Osteoporosis, a disease of increased bone fragility,
is often thought of as a disorder that primarily affects the elderly, but the
origins of this condition are established in early childhood and adolescence.
In a new clinical report, “Optimizing Bone Health in Children and Adolescents
in the October 2014 Pediatrics (published online Sept. 29), the American
Academy of Pediatrics (AAP) discusses strategies pediatricians can use in
health care visits to optimize children’s bone health. According to the AAP,
the primary source of nutrition for healthy infants should continue to be human
milk, or infant formula if human milk is not available. After the first year of
life, the main source of dietary calcium is milk and other dairy products,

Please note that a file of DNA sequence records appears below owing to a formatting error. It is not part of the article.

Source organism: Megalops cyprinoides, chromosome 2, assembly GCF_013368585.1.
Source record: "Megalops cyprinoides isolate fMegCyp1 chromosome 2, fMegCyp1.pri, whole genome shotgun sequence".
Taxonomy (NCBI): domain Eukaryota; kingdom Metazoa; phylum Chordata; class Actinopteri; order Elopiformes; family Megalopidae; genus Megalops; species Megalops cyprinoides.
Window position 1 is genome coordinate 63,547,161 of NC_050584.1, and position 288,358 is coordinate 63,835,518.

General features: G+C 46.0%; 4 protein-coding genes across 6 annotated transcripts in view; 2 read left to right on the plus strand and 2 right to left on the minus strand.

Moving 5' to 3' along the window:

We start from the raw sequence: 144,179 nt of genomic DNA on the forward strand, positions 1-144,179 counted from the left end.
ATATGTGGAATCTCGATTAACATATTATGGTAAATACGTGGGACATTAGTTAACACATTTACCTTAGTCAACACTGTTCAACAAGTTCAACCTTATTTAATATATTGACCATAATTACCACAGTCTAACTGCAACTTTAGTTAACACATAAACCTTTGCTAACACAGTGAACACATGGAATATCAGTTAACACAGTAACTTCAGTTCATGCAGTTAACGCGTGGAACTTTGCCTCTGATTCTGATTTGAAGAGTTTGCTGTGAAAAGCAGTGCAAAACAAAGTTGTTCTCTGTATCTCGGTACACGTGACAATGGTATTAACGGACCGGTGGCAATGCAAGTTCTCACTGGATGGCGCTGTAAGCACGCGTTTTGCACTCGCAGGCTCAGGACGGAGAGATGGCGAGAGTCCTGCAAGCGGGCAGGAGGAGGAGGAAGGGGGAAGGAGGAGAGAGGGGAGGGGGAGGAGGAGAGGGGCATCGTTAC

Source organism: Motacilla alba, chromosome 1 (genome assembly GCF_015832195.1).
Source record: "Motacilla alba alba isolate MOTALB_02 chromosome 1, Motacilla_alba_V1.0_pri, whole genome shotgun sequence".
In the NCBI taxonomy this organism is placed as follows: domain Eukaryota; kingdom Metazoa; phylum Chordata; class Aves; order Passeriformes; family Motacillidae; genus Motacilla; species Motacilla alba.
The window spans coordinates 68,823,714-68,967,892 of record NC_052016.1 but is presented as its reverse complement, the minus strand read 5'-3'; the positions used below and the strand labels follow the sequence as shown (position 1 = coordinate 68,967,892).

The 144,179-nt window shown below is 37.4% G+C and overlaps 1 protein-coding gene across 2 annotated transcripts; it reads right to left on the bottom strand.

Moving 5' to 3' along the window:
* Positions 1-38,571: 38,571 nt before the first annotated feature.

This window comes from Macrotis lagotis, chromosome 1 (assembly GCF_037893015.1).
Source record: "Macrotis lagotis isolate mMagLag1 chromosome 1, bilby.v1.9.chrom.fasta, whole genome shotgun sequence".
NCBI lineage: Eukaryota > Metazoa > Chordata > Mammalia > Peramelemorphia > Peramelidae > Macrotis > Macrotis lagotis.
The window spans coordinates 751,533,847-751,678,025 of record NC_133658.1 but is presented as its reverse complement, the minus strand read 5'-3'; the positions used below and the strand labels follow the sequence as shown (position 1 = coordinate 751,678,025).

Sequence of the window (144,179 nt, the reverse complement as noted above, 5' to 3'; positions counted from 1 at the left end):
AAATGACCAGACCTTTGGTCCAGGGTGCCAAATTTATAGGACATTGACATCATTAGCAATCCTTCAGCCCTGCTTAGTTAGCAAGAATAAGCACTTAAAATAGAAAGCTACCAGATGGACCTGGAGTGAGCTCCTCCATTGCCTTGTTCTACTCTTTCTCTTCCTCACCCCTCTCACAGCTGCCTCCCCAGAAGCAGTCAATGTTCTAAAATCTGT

which combined account for 70 to 80 percent of dietary calcium intake. The AAP
recommends that pediatricians encourage children and adolescents to increase
their daily intake of calcium and vitamin D-containing foods and beverages.
This can include nonfat milk and low-fat yogurts, both good sources of calcium.
The AAP supports the higher recommended dietary allowance for vitamin D
recommended by the Institute of Medicine but does not suggest universal
screening for vitamin D deficiency in healthy children. Screening for vitamin D
deficiency should be targeted at children and adolescents with recurrent
low-impact fractures or those with medical conditions associated with reduced
bone mineral density. Pediatricians should also ask about the type and amount
of exercise children are receiving, and encourage weight-bearing activities
such as walking, dancing and running to help optimize bone health throughout
childhood and adolescence.
The American Academy of Pediatrics is an
organization of 62,000 primary care pediatricians, pediatric medical
subspecialists and pediatric surgical specialists dedicated to the health,
safety and well-being of infants, children, adolescents and young adults. For
more information, visit www.aap.org